Life Forward

The Sandwich

Life Forward

Standing at the kitchen counter, the makings for a sandwich lying out in front of him, Nicholas begins to think about his mom. Although it’s been nearly a year since the accident took her away from him, he still can’t believe that she’s gone. It happened so fast. She was taking him to school, then a week later he was moving across the country to live with his aunt. Luckily, an aunt that always treated him like a son. He guesses it's because she had a son that died, a fact that makes her very overprotective at times. Lately, she has started to let him be more independent though. This will actually be the first time that he gets to make himself lunch.

His aunt, who has made his lunch for him everyday since he moved in with her, lined up the ingredients and told him that she thinks that he can handle it. And here he stands.

The moment is kind of bittersweet though, because making lunch was an activity that he and his mom loved to do together. And they both loved sandwiches.

He reaches out and picks up a slice of bread; the softness and the smell of it reminding him of the fresh bread that his mom always used. He sets it in front of himself, letting his hand linger on it for a few seconds. He then reaches out and picks up a few slices of ham. It’s his favorite, honey-baked from the Heavenly Ham Company. It’s the same brand that his mom always used, which is also the brand that his mom and his aunt grew up eating. He carefully places the ham on the slice of bread, using his fingers to get it perfectly centered. He thinks about using a napkin to wipe the ham juice from his fingers, but decides to lick it off instead; the taste taking his thoughts back to his mom once again.

He picks up the head of lettuce that is on the counter and squeezes around it, trying to find the crispest leaves. Thinking that he’s found what he is looking for, the snapping sound of the leaves breaking from the lettuce head verifies that he made the right choice. He sets the head of lettuce down and places the leaves on top of the sandwich.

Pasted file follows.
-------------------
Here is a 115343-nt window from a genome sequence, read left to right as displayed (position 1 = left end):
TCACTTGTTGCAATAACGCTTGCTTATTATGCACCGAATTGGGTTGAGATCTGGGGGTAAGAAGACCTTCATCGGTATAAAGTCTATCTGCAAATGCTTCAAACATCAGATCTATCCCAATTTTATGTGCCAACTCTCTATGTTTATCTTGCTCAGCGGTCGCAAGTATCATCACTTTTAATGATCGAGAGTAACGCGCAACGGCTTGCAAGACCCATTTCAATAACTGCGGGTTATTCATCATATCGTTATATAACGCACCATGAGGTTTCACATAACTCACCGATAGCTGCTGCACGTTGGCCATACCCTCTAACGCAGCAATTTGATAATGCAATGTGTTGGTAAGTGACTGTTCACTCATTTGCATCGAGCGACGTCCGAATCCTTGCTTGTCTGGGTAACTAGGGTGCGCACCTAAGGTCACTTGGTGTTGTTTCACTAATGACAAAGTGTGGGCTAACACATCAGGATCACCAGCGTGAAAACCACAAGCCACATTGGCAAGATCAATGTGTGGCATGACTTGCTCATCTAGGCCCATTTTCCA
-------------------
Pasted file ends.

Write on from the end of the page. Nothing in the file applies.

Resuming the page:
He reaches out and grabs the mustard bottle, pausing before actually picking it up. Once again his thoughts have turned to his mother. She always made his sandwiches special by using the mustard to add a little drawing or phrase that was just for him. He never knew what it was until he pulled off the top bread piece, making sure he removed it very carefully so that he wouldn’t smudge the mustard drawing.

He knew that this was going to be the hardest part of making the sandwich, mainly because he wanted so bad to make it as special as his mom could. He decided to keep it simple and make a smiley face.

Using his free hand as a guide, he carefully draws two circles for the eyes, a circle for the nose, and a curved line for the mouth. He sets the mustard bottle down, then finds the second piece of bread and carefully sets it down on top of the sandwich. He smiles, feeling very proud of himself. Although he can’t see it, his touch tells him that the sandwich looks exactly like what his mother used to make.

As he eats his sandwich, he has an overwhelming feeling that his mom is sitting there with him. She’s proud of him. Proud of him for not allowing the car accident that took her from him, along with his eyesight, to continue taking from him. He’s growing up.

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Rodney Guy
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